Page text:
A facility there has a drop-in center for prescription refills and it also has a crisis respite section, and a 15-bed hold facility.
It was a combination of services to meet a multitude of needs, he said. Police officers can drop off a mentally ill person and be back out the door in less than 10 minutes, he said.
Agencies in the gorge, from law enforcement to mental health counselors to hospitals, struggle to cope with the mentally ill who commit crimes, usually minor offenses like public urination or disorderly conduct.
Without adequate treatment beds, they often end up in jail.
Brandenburg would like to work with Mid-Columbia Medical Center and the Greater Oregon Behavioral Health Inc. (GOBHI) on creating a similar type of facility.
Brandenburg is in the early stages of talks with GOBHI about converting an unused part of the jail into a mental health treatment wing.
It would offer security, laundry and kitchen services, and the jail would rent out the facility and those services while GOBHI ran the program, he said.
GOBHI wants a 30-day in-patient facility and a 90-day after-care program.
Sherman County Commissioner Tom McCoy, who represents Sherman County on the jail board, said, “The biggest problem we have is mentally ill people are put in jail just because we have nowhere to put them.”
Magill has a list of about 10 people in the county who are mentally ill and frequently end up in jail.
Brandenburg also recapped developments regarding the housing of immigration detainees.
The ACLU of Oregon cited a legal decision that required outdoor recreation for detainees, he said.
Because the legal ruling was so specifically relevant to the situation at NORCOR, Brandenburg said he knew he needed to act “sooner rather than later.” Now, outdoor recreation is available on weekends.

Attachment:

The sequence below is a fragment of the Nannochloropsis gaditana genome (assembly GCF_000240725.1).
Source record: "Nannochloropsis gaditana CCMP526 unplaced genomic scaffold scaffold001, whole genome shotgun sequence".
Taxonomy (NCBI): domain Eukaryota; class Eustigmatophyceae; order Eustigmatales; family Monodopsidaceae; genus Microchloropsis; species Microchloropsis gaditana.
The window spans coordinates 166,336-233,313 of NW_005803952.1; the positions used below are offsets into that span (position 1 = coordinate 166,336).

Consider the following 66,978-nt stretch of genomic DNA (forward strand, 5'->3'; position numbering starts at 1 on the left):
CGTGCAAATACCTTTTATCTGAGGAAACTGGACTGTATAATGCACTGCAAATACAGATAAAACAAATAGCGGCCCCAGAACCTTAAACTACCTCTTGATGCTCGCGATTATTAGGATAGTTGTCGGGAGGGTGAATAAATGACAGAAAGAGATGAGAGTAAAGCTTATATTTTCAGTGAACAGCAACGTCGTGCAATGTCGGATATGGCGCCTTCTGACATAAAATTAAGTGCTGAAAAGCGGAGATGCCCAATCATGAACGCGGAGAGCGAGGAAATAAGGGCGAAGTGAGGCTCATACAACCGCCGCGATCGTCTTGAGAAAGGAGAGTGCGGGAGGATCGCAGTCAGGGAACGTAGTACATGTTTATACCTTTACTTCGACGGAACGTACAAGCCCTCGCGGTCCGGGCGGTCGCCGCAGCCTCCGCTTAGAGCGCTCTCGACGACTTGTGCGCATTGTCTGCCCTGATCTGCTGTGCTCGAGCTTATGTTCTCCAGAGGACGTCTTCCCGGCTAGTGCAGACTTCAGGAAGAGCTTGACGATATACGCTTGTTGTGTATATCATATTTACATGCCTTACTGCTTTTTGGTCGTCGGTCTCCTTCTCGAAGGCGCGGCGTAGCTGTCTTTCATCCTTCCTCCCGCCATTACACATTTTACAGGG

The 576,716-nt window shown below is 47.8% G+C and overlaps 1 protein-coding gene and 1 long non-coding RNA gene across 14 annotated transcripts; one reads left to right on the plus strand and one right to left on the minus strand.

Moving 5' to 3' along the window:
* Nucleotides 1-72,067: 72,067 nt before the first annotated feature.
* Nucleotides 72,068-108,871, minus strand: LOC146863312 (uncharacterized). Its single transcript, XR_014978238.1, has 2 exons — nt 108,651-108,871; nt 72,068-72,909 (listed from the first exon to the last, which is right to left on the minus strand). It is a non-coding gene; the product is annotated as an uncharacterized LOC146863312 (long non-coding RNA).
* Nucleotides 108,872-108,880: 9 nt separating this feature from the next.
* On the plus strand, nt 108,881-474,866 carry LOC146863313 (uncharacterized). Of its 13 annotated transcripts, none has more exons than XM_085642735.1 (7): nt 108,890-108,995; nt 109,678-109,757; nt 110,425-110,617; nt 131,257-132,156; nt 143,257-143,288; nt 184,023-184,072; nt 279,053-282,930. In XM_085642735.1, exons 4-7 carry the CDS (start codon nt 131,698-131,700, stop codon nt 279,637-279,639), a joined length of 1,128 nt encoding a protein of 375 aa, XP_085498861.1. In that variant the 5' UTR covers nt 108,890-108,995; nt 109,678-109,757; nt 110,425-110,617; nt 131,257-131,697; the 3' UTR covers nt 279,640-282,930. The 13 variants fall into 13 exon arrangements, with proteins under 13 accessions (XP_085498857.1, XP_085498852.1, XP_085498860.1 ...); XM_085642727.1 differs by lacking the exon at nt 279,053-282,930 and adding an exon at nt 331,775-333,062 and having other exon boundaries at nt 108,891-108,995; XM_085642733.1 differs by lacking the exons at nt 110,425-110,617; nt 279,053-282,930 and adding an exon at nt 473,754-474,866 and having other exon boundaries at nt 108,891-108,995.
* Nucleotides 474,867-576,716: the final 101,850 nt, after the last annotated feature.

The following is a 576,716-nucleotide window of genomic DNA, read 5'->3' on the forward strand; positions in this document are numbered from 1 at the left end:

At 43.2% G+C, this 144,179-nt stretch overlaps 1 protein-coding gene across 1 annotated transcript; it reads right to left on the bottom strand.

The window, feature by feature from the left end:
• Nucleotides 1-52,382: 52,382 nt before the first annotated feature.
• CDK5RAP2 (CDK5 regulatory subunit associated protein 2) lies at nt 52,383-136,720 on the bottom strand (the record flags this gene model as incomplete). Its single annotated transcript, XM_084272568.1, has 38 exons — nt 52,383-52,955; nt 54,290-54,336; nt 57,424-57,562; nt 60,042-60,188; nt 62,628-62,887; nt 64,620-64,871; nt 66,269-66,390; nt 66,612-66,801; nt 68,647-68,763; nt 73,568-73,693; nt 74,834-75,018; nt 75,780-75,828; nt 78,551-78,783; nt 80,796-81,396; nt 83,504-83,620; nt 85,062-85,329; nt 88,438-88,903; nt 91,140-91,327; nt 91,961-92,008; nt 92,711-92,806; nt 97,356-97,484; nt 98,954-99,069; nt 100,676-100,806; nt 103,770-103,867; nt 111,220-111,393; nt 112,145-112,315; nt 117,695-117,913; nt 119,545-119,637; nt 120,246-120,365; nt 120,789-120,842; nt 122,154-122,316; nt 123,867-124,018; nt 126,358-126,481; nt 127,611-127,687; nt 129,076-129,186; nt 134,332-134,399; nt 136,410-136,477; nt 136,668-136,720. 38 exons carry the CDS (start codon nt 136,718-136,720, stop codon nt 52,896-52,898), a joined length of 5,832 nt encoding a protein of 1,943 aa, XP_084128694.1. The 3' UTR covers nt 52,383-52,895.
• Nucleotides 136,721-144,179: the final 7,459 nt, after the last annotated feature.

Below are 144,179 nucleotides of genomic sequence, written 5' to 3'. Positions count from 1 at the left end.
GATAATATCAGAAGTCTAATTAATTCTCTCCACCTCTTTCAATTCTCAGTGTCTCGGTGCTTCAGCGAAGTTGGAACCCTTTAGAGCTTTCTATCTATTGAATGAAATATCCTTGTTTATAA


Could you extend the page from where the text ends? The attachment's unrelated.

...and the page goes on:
Immigration detainees did a second hunger strike this fall – their last one was last spring – and Brandenburg said he has agreed to give them milk instead of a calcium fortified fruit drink, plus one free hour of visiting a week, and they can keep their own property, including clothing like t-shirts.
Brandenburg said he gave a tour of the jail to Mat Dos Santos from the ACLU. “To show them that what they had been told wasn’t necessarily the truth.”
Sherman County Juvenile Director Amber DeGrange, the alternate representative to the jail board for juvenile directors, said the juvenile directors would become more active in the juvenile facility in light of the critical DRO report.
A number of changes have already been made as a result of the report, including dropping rules seen as punitive, but DeGrange said, “We don’t want to come in and dump a whole bunch of things on the staff and have a mutiny.”
Jim Patterson, juvenile director for Hood River County, said the report did not “illustrate the success that happens” in juvenile detention.
Brandenburg said some changes have been underway for awhile now that would allow existing staff to provide programming. Doing that requires personnel with a master’s degree or higher, but Brandenburg and another juvenile director do have master’s degrees.